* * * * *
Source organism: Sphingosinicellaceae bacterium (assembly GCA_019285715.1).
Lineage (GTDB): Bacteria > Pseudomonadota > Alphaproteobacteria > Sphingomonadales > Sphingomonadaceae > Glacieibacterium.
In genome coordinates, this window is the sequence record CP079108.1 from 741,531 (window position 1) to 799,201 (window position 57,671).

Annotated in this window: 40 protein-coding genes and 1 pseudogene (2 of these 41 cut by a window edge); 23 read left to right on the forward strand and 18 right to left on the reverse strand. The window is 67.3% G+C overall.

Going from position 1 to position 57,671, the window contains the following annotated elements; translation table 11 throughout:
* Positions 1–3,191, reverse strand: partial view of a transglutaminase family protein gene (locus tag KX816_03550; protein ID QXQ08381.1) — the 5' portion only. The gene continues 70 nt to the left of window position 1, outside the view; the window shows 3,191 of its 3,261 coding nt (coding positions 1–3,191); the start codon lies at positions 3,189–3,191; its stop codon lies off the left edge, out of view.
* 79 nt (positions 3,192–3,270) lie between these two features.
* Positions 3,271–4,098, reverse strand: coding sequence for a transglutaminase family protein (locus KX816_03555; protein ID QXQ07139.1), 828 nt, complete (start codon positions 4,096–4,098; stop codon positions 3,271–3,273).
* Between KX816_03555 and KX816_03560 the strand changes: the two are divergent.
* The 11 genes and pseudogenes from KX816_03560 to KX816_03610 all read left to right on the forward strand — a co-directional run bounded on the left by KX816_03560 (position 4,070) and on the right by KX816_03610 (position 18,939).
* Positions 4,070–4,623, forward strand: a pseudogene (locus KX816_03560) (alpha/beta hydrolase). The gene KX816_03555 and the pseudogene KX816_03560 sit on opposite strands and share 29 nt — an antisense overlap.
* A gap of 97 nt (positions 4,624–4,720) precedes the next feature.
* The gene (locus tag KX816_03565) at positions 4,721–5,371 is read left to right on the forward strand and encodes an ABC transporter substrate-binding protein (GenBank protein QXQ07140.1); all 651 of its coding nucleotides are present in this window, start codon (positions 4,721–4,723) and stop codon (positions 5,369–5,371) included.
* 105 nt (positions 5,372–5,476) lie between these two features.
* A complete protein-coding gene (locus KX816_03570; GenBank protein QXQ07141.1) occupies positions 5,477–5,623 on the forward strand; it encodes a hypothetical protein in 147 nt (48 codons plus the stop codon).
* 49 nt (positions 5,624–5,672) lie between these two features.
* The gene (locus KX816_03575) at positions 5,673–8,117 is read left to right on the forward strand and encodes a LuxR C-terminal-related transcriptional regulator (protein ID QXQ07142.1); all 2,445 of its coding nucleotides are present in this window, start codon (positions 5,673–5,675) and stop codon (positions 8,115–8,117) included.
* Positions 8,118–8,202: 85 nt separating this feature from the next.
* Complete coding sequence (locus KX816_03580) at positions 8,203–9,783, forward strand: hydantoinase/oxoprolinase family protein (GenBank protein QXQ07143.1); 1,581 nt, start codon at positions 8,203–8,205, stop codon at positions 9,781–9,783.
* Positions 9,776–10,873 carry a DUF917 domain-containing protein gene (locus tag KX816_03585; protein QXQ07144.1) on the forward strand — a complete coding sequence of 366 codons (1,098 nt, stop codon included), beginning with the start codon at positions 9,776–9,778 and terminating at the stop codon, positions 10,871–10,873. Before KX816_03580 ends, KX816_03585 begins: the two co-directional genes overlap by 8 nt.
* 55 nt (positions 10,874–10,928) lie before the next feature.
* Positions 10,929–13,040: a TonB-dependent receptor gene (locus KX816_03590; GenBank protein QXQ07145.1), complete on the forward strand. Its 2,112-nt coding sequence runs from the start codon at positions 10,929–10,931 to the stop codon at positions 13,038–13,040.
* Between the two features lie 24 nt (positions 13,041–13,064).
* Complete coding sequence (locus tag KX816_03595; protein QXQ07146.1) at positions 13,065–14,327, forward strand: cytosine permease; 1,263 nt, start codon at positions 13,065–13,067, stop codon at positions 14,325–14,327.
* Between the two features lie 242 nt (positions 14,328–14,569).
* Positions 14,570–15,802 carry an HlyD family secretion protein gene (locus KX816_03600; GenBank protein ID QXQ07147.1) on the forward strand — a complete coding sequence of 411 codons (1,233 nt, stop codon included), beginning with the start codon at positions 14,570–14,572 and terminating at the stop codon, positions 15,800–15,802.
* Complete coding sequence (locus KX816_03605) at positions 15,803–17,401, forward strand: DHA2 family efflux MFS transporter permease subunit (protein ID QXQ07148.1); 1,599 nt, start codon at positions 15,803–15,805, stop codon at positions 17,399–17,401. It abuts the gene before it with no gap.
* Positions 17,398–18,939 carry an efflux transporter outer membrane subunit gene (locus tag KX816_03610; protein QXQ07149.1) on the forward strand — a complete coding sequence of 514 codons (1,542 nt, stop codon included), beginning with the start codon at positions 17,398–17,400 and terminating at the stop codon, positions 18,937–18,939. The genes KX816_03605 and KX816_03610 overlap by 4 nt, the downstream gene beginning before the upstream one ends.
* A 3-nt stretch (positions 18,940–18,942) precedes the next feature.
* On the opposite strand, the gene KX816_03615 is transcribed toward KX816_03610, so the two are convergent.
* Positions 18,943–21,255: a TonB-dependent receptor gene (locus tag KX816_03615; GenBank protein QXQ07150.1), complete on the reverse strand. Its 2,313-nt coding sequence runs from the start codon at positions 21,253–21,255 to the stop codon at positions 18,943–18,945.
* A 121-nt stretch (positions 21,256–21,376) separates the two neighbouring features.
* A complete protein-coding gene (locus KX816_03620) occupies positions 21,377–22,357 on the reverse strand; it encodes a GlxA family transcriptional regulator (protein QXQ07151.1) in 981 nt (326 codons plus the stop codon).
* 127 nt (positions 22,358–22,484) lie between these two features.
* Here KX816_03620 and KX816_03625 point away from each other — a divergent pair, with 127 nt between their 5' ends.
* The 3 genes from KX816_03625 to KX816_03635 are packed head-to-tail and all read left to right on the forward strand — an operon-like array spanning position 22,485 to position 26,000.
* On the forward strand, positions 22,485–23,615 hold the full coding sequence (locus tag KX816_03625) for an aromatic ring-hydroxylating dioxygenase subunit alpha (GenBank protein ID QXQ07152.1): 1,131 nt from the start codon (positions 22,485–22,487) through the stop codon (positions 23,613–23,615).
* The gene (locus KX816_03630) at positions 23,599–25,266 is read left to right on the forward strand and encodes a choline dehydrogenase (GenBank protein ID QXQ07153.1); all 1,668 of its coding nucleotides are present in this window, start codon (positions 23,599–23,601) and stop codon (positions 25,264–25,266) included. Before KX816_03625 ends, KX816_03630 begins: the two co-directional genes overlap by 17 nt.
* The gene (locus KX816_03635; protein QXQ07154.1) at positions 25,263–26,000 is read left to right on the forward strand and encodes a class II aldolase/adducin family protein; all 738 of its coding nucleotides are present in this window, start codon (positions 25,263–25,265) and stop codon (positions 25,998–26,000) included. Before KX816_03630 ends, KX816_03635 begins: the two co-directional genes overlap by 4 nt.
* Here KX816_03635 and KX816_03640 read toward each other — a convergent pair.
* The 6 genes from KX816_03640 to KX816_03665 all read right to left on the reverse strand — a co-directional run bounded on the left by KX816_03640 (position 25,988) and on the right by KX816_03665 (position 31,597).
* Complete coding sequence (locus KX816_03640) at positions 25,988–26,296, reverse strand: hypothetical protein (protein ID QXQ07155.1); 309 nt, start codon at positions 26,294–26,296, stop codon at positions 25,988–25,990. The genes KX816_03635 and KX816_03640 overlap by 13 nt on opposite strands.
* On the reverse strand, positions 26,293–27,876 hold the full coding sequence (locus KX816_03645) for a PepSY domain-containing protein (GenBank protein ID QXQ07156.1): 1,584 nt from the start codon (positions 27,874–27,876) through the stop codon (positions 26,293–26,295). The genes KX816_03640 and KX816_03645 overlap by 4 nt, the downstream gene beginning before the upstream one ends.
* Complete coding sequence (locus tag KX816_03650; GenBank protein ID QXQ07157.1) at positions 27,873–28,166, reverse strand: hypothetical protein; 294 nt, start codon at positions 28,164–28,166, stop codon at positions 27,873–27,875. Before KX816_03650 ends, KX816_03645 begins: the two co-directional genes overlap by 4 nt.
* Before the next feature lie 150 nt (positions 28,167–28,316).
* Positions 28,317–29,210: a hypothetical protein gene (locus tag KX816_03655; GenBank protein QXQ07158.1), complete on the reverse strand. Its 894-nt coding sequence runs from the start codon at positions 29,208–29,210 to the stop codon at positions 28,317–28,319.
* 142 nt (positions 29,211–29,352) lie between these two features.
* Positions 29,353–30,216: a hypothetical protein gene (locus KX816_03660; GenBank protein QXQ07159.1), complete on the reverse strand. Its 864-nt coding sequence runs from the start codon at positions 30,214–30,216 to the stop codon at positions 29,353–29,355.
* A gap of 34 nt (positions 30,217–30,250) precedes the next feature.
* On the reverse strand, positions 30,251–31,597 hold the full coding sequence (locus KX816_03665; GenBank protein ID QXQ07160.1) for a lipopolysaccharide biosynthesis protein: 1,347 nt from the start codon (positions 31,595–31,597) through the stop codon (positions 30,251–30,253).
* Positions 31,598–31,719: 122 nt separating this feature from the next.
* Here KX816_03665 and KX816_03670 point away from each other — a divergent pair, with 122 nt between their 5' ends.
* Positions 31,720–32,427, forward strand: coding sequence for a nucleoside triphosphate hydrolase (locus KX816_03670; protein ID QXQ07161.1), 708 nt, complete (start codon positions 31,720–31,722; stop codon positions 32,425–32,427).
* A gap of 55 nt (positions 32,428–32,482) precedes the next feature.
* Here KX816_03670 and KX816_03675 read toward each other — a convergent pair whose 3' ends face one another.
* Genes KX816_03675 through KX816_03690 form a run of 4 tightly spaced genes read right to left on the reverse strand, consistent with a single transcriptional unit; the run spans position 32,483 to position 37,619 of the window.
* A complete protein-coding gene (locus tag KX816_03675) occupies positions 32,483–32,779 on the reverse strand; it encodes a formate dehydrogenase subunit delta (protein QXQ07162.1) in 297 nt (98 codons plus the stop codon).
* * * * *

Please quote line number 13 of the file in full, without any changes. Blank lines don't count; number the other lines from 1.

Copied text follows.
* The gene (locus tag KX816_03565) at positions 4,721–5,371 is read left to right on the forward strand and encodes an ABC transporter substrate-binding protein (GenBank protein QXQ07140.1); all 651 of its coding nucleotides are present in this window, start codon (positions 4,721–4,723) and stop codon (positions 5,369–5,371) included.